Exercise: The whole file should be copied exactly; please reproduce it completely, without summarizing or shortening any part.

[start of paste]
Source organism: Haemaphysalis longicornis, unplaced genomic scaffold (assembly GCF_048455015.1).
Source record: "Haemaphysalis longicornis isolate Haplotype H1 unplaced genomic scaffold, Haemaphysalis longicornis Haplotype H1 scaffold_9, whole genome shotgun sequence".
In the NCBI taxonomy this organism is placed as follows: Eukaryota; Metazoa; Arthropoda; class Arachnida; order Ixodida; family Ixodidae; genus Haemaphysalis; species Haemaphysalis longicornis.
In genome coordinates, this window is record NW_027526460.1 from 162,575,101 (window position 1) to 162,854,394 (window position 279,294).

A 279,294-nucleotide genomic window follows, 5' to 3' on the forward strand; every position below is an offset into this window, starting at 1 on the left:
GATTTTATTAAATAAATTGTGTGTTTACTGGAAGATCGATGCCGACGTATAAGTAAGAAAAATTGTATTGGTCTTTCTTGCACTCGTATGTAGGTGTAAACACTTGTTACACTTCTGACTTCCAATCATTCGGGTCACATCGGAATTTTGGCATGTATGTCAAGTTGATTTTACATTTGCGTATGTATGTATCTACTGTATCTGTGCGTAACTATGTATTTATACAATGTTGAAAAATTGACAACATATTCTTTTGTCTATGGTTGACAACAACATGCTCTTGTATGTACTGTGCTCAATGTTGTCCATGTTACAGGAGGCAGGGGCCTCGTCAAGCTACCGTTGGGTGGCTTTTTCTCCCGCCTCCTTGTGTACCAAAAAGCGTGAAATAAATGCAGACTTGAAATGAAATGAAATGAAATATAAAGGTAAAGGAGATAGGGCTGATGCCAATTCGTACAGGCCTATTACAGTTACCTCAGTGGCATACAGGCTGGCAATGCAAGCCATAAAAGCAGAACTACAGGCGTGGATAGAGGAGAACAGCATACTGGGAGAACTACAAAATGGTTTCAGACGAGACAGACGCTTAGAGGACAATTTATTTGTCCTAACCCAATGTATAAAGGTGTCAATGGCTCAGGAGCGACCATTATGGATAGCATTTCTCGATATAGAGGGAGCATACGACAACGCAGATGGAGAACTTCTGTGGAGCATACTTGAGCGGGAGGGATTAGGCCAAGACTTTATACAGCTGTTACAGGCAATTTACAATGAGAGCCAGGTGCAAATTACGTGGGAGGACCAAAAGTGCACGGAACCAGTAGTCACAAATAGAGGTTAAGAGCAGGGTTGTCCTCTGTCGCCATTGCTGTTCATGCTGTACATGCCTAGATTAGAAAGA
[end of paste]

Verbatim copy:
Source organism: Haemaphysalis longicornis, unplaced genomic scaffold (assembly GCF_048455015.1).
Source record: "Haemaphysalis longicornis isolate Haplotype H1 unplaced genomic scaffold, Haemaphysalis longicornis Haplotype H1 scaffold_9, whole genome shotgun sequence".
In the NCBI taxonomy this organism is placed as follows: Eukaryota; Metazoa; Arthropoda; class Arachnida; order Ixodida; family Ixodidae; genus Haemaphysalis; species Haemaphysalis longicornis.
In genome coordinates, this window is record NW_027526460.1 from 162,575,101 (window position 1) to 162,854,394 (window position 279,294).

A 279,294-nucleotide genomic window follows, 5' to 3' on the forward strand; every position below is an offset into this window, starting at 1 on the left:
GATTTTATTAAATAAATTGTGTGTTTACTGGAAGATCGATGCCGACGTATAAGTAAGAAAAATTGTATTGGTCTTTCTTGCACTCGTATGTAGGTGTAAACACTTGTTACACTTCTGACTTCCAATCATTCGGGTCACATCGGAATTTTGGCATGTATGTCAAGTTGATTTTACATTTGCGTATGTATGTATCTACTGTATCTGTGCGTAACTATGTATTTATACAATGTTGAAAAATTGACAACATATTCTTTTGTCTATGGTTGACAACAACATGCTCTTGTATGTACTGTGCTCAATGTTGTCCATGTTACAGGAGGCAGGGGCCTCGTCAAGCTACCGTTGGGTGGCTTTTTCTCCCGCCTCCTTGTGTACCAAAAAGCGTGAAATAAATGCAGACTTGAAATGAAATGAAATGAAATATAAAGGTAAAGGAGATAGGGCTGATGCCAATTCGTACAGGCCTATTACAGTTACCTCAGTGGCATACAGGCTGGCAATGCAAGCCATAAAAGCAGAACTACAGGCGTGGATAGAGGAGAACAGCATACTGGGAGAACTACAAAATGGTTTCAGACGAGACAGACGCTTAGAGGACAATTTATTTGTCCTAACCCAATGTATAAAGGTGTCAATGGCTCAGGAGCGACCATTATGGATAGCATTTCTCGATATAGAGGGAGCATACGACAACGCAGATGGAGAACTTCTGTGGAGCATACTTGAGCGGGAGGGATTAGGCCAAGACTTTATACAGCTGTTACAGGCAATTTACAATGAGAGCCAGGTGCAAATTACGTGGGAGGACCAAAAGTGCACGGAACCAGTAGTCACAAATAGAGGTTAAGAGCAGGGTTGTCCTCTGTCGCCATTGCTGTTCATGCTGTACATGCCTAGATTAGAAAGA